“I think the UK business environment is a strong card in our favour and the willingness of Japanese investors can hardly be better illustrated than by SoftBank’s £24.3bn takeover of ARM Holdings – a British chip manufacturer – in August, after the Referendum,” he pointed out.

    The UK’s trade balance (the difference between exports and imports) has been in deficit since 1998.

    In 2015 the UK recorded the largest current account deficit as a percentage of GDP among the G7 economies of 5.4 per cent.

    Its deficit on trade in goods and services was estimated at £3.3 billion in April 2016.

    Mr Hands said he was “concerned” about the trade deficit and the Government planned to narrow it by increasing exports rather than decreasing imports.

    “Only 11 per cent of UK companies are exporting at the moment,” he said. “So increasing UK exports is key to us,” he said.

    British exports

    “When it comes to trade, I am acutely conscious of the fact that we need to export more to China,” Mr Hands, who is MP for Chelsea & Fulham, stated.

    “Although there has been growth in UK exports to China, our exports are still only a quarter of what Germany does, so we have the potential to do a lot more,” he said.

    The UK has experienced a growing trade deficit with China since 1999. It currently stands at £23 billion.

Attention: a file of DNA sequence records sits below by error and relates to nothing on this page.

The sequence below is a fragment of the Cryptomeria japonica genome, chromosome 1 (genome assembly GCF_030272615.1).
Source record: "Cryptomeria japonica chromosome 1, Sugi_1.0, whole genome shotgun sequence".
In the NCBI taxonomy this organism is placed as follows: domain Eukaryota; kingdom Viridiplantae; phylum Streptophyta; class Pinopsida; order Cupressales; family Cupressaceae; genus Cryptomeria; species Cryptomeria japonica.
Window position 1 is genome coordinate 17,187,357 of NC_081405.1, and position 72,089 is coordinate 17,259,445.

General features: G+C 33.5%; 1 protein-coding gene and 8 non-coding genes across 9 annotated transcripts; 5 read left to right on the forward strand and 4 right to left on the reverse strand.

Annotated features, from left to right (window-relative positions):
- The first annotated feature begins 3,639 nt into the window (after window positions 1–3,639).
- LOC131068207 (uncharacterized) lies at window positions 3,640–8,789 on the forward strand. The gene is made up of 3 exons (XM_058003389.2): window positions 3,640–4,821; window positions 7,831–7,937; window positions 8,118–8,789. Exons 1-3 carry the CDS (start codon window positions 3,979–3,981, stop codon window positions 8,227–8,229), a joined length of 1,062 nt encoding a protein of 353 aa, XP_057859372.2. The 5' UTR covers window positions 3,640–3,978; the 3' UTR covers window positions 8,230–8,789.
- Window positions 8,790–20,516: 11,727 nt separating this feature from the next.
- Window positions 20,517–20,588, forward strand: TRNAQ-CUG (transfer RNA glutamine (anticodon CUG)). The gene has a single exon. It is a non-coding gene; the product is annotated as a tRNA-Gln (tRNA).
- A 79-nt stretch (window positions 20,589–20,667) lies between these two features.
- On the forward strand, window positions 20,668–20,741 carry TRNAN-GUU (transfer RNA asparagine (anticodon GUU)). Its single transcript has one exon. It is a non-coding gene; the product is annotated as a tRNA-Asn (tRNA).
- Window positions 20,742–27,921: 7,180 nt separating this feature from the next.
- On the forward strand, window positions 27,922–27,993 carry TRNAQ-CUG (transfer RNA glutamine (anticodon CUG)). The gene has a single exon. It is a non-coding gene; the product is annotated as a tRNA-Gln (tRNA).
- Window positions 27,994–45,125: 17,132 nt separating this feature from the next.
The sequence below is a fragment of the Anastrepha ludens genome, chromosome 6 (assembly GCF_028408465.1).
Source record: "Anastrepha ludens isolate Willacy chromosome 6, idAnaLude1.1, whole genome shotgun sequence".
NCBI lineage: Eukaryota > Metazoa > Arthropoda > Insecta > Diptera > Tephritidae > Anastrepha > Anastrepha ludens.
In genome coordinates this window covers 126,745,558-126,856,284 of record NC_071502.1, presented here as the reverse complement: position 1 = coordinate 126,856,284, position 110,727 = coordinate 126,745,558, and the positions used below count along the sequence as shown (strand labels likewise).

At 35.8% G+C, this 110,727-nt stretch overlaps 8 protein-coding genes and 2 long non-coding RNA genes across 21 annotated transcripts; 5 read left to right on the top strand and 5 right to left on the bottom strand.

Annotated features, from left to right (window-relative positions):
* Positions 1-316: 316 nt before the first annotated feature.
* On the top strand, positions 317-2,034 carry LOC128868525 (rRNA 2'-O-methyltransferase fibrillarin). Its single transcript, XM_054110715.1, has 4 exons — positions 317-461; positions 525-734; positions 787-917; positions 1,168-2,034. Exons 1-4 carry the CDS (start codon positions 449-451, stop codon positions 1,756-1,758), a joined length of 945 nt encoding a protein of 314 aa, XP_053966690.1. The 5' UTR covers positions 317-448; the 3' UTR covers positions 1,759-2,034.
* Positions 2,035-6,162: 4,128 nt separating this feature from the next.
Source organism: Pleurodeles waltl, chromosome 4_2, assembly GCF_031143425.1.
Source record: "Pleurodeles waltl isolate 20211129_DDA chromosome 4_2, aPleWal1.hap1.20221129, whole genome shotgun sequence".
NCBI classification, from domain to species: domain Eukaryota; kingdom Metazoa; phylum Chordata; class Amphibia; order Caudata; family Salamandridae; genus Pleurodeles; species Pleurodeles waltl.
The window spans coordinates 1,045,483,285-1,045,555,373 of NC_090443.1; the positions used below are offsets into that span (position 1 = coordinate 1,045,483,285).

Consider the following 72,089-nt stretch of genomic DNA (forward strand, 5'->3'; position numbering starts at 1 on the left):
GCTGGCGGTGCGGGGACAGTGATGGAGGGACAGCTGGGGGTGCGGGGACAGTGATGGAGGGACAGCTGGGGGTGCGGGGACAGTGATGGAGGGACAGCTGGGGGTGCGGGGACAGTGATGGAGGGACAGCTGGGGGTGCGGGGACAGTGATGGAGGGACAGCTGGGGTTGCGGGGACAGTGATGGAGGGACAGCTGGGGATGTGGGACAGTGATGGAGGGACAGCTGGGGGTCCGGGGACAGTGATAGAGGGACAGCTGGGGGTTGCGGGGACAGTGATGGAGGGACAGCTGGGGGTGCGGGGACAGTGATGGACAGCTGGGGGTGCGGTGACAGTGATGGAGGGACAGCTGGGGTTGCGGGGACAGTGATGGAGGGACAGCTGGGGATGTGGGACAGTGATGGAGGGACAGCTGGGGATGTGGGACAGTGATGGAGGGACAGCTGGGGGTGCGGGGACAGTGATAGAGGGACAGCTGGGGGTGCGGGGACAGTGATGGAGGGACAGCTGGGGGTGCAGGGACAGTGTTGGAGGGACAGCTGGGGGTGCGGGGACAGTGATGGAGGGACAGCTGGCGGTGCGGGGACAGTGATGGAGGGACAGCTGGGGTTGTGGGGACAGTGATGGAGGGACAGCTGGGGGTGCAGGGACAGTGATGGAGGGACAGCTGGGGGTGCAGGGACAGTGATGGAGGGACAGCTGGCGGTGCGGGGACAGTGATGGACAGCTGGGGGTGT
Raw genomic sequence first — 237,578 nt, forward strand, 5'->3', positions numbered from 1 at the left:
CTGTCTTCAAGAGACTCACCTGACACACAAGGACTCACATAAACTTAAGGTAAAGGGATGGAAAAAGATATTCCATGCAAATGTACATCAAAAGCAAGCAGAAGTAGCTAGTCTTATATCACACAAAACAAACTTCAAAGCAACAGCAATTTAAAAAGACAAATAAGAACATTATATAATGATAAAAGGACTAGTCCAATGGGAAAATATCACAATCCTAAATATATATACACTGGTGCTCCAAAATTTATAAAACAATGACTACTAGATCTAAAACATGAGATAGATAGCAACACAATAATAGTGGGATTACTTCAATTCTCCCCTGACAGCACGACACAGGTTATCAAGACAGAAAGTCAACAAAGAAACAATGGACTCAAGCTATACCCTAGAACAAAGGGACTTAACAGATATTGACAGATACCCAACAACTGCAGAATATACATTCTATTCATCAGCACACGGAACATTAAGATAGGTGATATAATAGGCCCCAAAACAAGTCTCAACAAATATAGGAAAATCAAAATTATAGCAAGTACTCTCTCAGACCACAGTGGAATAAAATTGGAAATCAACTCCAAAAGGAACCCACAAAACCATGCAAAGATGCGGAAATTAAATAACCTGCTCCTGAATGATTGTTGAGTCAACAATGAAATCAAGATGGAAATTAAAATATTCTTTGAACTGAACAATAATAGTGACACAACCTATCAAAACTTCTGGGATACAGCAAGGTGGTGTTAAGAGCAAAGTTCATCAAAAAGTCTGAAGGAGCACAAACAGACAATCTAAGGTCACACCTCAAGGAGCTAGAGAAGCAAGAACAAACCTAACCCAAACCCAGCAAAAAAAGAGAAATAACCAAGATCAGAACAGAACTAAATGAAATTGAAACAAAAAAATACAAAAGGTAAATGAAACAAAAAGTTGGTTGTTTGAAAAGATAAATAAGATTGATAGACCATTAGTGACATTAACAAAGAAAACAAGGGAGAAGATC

China, which has the largest population in the world, is the seventh largest export market for the UK and the third largest source of imports, accounting for 3.6 per cent of UK exports and seven per cent of all UK imports.

    China is forecast to become the world’s largest luxury goods market by 2020 whilst Jaguar Land Rover is currently the UK’s biggest exporter to China.

    Mr Hands said his department had “big plans” to support exporters as Britain hopes to empower 100,000 new companies to sell overseas by 2020, compared with 2010.

    The former Chief Secretary to the Treasury then outlined three ways the Government was assisting exporters.

    He spoke about a new digital portal, GREAT.gov.uk, announced on Monday, set up to help UK businesses and exporters access potential lucrative business overseas, connect international investors and buyers with UK businesses and match the products and services of UK businesses with global demands.

    In July, the Department for International Trade signed an MoU with five UK major high street banks in which they pledged to work with the Department to help boost exports.

    Companies that struggle to get finance from the banks can get help from UK Export Finance, the UK’s export credit agency, he pointed out.

    For the first time since 2006, UK exports grew faster than world exports in 2015 due to increased trade in goods with non-EU countries.


    India, a country of 1.3 billion, is also top of the Department for International Trade’s agenda.